Back Issues Stirling’s trilogy of educational buildings were more objects than architecture, says Steve Parnell
Between editor J M Richards leaving the Architectural Review in 1971 and Hubert de Cronin Hastings retiring in 1973, James Stirling completed his Florey Building for Queen’s College, Oxford. The last in the series of red-tiled and planar-glazed brutal academic buildings, the Florey was perhaps the least successful of a trilogy that included Leicester University’s engineering building and the history faculty at Cambridge University.
Mark Girouard, who ultimately wrote Stirling’s posthumous biography, Big Jim, also wrote the article on the Florey in the AR of November 1972. His criticism aims low at the building’s merely technical shortcomings: its poor sound insulation, restricted ventilation and clumsy blinds. A claustrophobic breakfast room is his worst indictment; but he fails to point out Florey’s biggest failing, the lack of place. This is something Kenneth Frampton picked up on in his Critical History and hinted at in his ‘Stirling in Context’ article in the RIBA Journal of March 1976.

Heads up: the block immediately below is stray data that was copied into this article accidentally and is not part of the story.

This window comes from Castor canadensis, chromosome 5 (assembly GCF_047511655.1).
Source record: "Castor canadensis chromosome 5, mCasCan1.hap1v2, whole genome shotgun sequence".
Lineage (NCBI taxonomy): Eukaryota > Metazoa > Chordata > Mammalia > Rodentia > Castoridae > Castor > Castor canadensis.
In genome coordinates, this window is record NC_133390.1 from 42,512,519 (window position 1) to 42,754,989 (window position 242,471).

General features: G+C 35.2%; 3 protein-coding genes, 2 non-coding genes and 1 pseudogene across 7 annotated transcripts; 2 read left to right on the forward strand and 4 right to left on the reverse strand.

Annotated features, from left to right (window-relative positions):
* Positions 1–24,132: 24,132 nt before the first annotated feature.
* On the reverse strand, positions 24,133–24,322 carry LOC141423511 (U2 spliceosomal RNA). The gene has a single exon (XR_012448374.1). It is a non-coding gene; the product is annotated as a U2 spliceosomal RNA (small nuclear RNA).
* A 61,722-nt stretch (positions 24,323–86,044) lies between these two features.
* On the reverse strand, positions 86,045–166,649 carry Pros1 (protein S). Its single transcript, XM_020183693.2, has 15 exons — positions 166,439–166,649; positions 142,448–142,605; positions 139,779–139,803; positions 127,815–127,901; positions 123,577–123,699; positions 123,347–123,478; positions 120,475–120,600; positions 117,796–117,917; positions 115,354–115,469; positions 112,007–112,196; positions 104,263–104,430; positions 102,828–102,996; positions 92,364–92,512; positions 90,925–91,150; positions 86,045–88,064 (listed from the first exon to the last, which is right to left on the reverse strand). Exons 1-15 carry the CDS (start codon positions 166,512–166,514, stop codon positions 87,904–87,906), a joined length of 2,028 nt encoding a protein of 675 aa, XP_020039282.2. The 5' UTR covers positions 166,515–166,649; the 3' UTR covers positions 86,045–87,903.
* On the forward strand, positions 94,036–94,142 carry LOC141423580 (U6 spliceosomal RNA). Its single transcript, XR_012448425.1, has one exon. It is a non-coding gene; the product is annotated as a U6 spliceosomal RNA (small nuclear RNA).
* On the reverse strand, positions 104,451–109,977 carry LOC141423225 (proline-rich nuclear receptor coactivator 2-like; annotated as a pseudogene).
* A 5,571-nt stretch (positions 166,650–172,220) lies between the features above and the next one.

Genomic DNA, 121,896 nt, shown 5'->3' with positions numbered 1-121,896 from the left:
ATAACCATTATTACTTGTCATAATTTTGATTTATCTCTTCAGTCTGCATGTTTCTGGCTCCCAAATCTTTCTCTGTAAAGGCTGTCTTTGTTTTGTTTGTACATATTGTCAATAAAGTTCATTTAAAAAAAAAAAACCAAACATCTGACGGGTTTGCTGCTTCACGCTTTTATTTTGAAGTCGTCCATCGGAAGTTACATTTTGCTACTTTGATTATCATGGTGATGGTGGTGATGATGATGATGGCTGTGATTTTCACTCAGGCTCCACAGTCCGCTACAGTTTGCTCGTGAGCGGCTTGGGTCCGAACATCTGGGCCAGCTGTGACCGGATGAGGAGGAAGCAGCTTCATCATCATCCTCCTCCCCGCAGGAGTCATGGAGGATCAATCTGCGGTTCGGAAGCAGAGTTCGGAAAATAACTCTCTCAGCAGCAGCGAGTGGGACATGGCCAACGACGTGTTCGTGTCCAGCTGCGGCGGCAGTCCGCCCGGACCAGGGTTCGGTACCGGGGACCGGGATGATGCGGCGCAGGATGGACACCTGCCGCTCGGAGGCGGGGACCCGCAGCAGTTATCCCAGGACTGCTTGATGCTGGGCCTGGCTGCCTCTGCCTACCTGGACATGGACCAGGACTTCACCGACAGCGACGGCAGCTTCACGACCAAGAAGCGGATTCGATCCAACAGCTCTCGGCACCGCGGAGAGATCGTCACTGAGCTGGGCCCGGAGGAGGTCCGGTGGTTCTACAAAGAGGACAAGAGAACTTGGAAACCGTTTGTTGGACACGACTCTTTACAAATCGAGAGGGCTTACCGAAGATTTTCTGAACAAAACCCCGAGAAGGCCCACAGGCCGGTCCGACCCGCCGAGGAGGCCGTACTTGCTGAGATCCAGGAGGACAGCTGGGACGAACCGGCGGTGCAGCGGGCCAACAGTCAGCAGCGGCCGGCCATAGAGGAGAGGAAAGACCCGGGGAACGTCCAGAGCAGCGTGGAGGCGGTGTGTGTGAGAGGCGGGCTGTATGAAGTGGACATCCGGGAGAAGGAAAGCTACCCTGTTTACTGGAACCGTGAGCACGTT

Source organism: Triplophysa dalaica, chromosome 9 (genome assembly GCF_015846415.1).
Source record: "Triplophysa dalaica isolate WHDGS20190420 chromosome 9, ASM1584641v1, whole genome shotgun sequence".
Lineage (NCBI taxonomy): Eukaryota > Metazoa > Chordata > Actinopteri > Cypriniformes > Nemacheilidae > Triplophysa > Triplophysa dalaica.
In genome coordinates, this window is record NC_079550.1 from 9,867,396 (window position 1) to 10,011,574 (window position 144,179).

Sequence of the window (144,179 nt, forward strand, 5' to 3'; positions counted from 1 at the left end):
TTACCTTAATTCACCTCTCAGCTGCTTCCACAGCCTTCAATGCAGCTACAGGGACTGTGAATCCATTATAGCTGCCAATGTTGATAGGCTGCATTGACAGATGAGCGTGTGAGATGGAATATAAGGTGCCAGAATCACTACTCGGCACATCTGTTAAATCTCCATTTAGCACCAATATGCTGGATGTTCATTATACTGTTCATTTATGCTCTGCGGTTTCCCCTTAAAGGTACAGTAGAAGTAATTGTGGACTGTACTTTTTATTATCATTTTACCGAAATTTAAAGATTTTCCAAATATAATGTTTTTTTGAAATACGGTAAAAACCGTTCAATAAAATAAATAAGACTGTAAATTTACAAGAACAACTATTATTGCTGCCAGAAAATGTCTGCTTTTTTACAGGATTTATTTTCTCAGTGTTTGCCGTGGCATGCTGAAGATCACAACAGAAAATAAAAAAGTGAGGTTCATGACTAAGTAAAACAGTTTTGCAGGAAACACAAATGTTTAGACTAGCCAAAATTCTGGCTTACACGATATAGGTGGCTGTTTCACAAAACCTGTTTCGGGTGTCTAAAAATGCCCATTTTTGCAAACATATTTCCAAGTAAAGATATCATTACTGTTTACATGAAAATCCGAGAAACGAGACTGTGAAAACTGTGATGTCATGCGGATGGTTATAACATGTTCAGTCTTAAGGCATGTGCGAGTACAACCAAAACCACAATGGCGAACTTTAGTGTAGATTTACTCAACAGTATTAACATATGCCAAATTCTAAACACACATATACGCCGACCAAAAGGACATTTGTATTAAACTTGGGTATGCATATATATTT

A sense of place wasn’t a priority for Stirling; he was building objects. ‘Like the engineering and history faculty buildings,’ says Girouard, ‘the Florey is immediately and convincingly there; a single coherent, glistening, precise, and totally convincing object.’ The Florey came to be nicknamed, ungenerously, ‘the spaceship’ by its students.
In the same AR, another academic building is featured: the office of one Sir Basil Spence. The article begins with a white-onblack axonometric line drawing of a very orthogonal, concrete medical sciences building at Southampton University. Nevertheless, the image chosen for the front cover was the now iconic worm’s eye of the Florey, drawn by Léon Krier. This drawing has since become one of the most successful of Stirling’s images (if not the most successful), which demonstrates how object-making was absolutely the right career move for a 1970s star-chitect in the ascendancy.